This article originally appeared on RealClearPolitics.
Last week could have been a special one for Mary Landrieu.
A Senate vote to bypass a reluctant president and approve construction of the Keystone XL oil pipeline appeared within reach. And that vote would have been like "manna from heaven," as a former Democratic aide put it, for red-state Democrats such as Landrieu who are vulnerable to defeat in November. The Louisiana senator had even more at stake, given that a vote would have underscored her clout as chairwoman of the Energy Committee. The panel is all-important to the oil and gas industry in her state and Landrieu's perch atop it is central to her appeal in this midterm election.
But the vote never came -- and it's not clear it will occur soon enough to help the three-term lawmaker. A squabble among Senate leaders has doomed its prospects for now. Landrieu, who has pledged to get the pipeline built despite opposition from liberal Democrats and calculated inaction by the Obama administration, put the blame on Republicans for not accepting a deal to bring up the vote.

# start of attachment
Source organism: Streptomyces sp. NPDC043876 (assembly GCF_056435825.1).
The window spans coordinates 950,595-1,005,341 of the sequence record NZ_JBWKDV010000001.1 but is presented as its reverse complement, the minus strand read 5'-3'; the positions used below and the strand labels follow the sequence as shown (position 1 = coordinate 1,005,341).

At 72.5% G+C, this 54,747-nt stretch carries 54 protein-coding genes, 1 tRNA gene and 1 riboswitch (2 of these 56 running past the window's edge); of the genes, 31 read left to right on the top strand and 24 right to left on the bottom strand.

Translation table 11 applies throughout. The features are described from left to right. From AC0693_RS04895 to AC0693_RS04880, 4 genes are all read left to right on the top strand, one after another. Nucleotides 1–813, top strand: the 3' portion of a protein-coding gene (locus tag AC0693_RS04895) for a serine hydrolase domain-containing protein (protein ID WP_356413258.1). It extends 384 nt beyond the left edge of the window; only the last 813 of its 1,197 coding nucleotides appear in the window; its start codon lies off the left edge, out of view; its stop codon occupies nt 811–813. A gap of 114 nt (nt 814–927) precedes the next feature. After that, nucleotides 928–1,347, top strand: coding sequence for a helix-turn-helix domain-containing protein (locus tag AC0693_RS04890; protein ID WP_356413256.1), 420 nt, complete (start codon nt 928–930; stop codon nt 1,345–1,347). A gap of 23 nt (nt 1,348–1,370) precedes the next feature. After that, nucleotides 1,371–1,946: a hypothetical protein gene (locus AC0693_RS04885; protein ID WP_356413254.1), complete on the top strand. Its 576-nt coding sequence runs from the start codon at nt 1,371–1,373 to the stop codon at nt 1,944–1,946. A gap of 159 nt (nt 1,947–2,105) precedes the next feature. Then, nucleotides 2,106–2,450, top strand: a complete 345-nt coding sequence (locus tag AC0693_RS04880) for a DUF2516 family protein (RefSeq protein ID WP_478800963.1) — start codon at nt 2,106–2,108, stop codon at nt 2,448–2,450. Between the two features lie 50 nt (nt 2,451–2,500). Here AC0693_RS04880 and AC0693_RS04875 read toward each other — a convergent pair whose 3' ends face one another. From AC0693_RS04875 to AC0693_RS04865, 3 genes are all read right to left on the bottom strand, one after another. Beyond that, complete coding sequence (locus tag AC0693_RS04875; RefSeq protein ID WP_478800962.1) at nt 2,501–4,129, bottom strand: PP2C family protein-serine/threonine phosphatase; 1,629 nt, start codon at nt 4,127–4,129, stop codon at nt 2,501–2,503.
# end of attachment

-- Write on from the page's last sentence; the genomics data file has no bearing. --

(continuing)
There are many battles still to come, Landrieu said. And right on cue, she encountered another one at week's end: A new Southern Media & Opinion Research poll showed an uptick in her disapproval rating and found likely voters unenthused about her committee post.
Landrieu's re-election race is expected to be a long one for the Democrat, and not just figuratively. Because of Louisiana's "jungle" primary system, candidates from both parties running for Senate all compete against one another in November. Whoever clears the 50 percent threshold wins outright. But if no one does, the top two candidates compete in a December runoff. Polls show Landrieu well under that threshold -- the latest puts her at 36 percent, with Republican Rep. John Cassidy just one percentage point behind. (The RCP Average has her at 42.3 percent, trailing Cassidy's 44.5 in a hypothetical runoff matchup.)
Analysts in the state are predicting a runoff, given the polling trends and the fact that four people are in the race. That means Landrieu's fate might not be decided until December. And since the Louisiana contest is one of the marquee races this year, control of the Senate may not be decided until then either.